Fueled By Fear, How Richard Nixon Became ‘One Man Against The World’

Journalist Tim Weiner pored through the tens of thousands of recently declassified documents about the Nixon White House and Watergate. He shares his findings in his new book, One Man Against the World: The Tragedy of Richard Nixon. 

Weiner on why Nixon recorded himself – and why he didn’t destroy the tapes:

“He did it because he planned to write a post-presidential memoir that would make him millions of dollars and that he and only he would have access to the tapes. And, in fact, for 20 years only he had access to all but a handful of these tapes. He also planned to use them as a defense against the inevitable memoirs of Henry Kissinger — no one writes a memoir in which he comes out looking like a fool or anything less than wise man. He thought it would be a unique resource that would be worth millions.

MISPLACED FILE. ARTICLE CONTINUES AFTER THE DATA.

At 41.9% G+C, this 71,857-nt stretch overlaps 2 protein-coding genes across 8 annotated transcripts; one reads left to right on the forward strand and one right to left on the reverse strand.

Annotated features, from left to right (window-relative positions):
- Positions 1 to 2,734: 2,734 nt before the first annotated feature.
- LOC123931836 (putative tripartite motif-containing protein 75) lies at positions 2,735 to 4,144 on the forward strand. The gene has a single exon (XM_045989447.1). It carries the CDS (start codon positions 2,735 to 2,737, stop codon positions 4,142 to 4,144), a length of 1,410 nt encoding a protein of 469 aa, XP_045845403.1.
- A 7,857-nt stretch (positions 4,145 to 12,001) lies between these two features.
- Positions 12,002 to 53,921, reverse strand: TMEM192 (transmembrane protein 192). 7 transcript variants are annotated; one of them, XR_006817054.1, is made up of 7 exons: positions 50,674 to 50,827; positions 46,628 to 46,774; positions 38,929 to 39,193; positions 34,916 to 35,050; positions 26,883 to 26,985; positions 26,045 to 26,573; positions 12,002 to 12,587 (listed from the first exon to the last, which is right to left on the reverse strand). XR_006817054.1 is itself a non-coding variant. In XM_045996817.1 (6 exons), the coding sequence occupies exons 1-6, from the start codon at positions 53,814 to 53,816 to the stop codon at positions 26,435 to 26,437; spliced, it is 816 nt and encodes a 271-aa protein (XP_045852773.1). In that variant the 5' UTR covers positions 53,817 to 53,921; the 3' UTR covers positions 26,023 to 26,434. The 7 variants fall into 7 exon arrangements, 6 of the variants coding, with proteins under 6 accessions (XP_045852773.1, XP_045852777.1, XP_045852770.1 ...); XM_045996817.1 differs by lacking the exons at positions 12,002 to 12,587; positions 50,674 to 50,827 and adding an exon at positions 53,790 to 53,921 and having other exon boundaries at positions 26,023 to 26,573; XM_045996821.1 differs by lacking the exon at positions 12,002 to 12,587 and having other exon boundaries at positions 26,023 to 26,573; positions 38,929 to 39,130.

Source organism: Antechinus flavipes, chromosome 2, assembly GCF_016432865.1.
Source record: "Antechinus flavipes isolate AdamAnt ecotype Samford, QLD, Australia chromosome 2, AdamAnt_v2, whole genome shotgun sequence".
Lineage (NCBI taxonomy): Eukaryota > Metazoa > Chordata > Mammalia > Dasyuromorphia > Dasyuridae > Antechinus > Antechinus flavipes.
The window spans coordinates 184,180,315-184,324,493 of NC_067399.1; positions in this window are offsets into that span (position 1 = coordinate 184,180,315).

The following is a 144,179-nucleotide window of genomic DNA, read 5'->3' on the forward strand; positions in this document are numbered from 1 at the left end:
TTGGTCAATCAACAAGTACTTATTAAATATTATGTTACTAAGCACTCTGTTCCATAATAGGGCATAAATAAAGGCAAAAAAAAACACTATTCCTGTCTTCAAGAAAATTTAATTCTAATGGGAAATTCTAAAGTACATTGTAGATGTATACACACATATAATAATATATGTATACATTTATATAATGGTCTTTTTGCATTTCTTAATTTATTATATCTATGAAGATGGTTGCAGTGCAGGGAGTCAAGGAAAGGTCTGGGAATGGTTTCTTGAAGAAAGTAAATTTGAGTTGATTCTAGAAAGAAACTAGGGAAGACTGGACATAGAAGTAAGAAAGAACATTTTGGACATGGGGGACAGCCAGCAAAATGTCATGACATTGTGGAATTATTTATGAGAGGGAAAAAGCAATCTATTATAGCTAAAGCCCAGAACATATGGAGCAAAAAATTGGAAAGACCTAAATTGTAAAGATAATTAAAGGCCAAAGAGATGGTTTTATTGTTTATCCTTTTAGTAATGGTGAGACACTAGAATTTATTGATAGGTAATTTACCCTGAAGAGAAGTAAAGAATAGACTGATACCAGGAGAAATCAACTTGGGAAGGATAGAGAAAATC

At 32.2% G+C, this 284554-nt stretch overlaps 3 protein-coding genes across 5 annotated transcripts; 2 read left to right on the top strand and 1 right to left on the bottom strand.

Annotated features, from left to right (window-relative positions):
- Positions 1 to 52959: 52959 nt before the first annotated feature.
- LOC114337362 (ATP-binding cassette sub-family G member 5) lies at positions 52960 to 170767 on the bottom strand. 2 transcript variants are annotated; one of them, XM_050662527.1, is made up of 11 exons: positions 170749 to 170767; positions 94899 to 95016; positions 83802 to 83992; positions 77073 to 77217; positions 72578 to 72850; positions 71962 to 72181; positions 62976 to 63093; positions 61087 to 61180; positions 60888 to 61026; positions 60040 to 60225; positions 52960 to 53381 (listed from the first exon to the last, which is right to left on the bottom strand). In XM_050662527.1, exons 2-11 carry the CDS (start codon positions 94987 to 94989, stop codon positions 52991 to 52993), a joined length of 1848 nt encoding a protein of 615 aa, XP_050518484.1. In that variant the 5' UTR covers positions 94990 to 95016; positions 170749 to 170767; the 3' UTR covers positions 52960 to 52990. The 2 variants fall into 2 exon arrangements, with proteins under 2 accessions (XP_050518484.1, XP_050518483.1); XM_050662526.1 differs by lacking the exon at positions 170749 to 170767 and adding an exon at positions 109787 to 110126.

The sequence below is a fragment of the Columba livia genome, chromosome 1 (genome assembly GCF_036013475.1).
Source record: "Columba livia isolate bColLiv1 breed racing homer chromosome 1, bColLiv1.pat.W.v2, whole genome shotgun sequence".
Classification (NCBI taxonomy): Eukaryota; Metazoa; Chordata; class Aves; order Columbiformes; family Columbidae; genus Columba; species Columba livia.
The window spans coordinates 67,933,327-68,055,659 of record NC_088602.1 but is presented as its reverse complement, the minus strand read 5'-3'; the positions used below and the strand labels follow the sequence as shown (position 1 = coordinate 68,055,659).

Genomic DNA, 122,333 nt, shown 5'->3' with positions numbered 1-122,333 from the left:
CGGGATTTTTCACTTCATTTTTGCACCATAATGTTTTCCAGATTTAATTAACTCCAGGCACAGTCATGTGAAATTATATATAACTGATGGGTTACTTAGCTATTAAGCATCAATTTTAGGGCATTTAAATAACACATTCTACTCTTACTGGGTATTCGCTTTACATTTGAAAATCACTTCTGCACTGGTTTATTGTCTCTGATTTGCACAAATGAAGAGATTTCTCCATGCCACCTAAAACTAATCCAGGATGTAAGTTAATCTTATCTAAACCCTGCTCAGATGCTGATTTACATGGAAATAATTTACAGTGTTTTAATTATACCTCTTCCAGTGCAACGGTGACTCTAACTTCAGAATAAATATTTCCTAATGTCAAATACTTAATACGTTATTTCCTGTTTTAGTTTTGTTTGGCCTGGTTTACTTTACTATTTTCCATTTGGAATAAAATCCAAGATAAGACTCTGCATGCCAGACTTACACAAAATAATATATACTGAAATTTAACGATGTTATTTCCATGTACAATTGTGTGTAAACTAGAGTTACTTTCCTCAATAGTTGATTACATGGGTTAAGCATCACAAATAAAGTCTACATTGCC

Why didn’t he destroy the tapes? Because he wrote himself a memo soon after their existence was revealed at the Watergate hearings, “Should’ve destroyed the tapes.” He could have and he probably could’ve gotten away with it because there were only nine tapes under subpoena at that time, but the problem is, as all his presidential counselors and lawyers agreed, who was going to strike the match? It would have to be the president himself, and he probably could’ve gotten away with it, although there would’ve been a hell of a constitutional cataclysm.

But who was going to strike the match? One of them jokingly said, “King Timahoe?” who was the president’s not-very-faithful Irish setter.”

Photo: Richard Nixon and King Timahoe